Penn State students begin annual dance marathon known as 'Thon'

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They train and then carbo load, sounding a little like they have their sights set on finishing 26.2 miles.

But in this marathon, success is measured in hours -- 46 to be precise, all spent on a dance floor with no sitting or sleep. Their prize, in return for sore muscles, is knowing they put their bodies on the line to fight childhood cancer.

At Penn State University, 707 dancers -- cheered on by thousands of others -- filled the Bryce Jordan Center Friday as the 42nd annual student-led Interfraternity Council/Panhellenic Dance Marathon, or "Thon," got under way.

More than 15,000 people are expected to cram into the arena on the main University Park campus for a weekend event that kicked off at 6 p.m. Friday and runs through 4 p.m. Sunday.

The event is being streamed live at

Thon, the world's largest student-run philanthropy, is the product annually of thousands of volunteers and has been handed down through generations of undergraduates and others. Since 1973, it has raised more than $101 million, including $12,374,034.46 last year.

Proceeds go to the Four Diamonds Fund at Hershey Medical Center and are used to help families and children by covering medical bills not paid for by insurance and by advancing cancer research.

Dancers, among them Penn State senior marketing major Alexandra Valliant, 22, of Hampton, have trained, altered their diet and now are steeling themselves for the task of staying on their feet through Sunday afternoon.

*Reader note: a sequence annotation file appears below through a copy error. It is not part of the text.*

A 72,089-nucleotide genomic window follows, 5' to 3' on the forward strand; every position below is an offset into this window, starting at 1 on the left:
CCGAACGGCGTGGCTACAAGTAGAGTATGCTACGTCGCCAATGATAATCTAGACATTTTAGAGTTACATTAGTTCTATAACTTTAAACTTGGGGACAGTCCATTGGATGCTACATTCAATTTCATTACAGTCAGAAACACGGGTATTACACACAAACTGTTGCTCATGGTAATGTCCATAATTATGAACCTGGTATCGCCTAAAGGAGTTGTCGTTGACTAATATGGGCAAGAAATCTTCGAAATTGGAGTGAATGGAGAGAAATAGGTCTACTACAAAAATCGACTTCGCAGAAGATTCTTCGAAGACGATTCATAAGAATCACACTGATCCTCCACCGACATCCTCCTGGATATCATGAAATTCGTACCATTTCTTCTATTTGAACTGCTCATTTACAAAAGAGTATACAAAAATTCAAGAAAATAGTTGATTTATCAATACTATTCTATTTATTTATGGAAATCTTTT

Along with energy from the crowd, from the sight of beach balls being swatted in the air and from all the offbeat costumes, Ms. Valliant will have something extra to keep her going -- the presence of Sydney Bush, 10, and Riley Camp, 15, two cancer survivors whose families have been "adopted" for this year's event by her business fraternity, Delta Sigma Pi.

"Thankfully, they're both in remission now," she said. "That's why we're dancing because they're such sensational kids."

Ms. Valliant, a 2010 Hampton High School graduate, admitted to being nervous but said anything she experiences physically this weekend pales next to what children with cancer and their families endure daily.

"How incredibly strong they are with all that's been dealt to them. I would almost feel guilty," she said.

Her mother, Paula, and a cousin also were expected to show up and cheer her on in the arena. She is one of four dancers from her fraternity.

The participants from Penn State's two-dozen campuses extend well beyond Greek life. They have penned letters soliciting donations; headed out on "canning weekends," when students solicit donations in canisters outside stores and at busy intersections; and undertaken myriad other fundraisers.

Earlier Friday, final preparations including setting up the sound system and laying down mats were underway in the Jordan Center.

"We started planning at the end of March last year," said Dana Giacobello, a Penn State senior from Wallingford, Pa., who is a Thon spokeswoman. "We're really excited to see everything come to fruition."

Bill Schackner: or 412-263-1977. First Published February 21, 2014 4:29 PM

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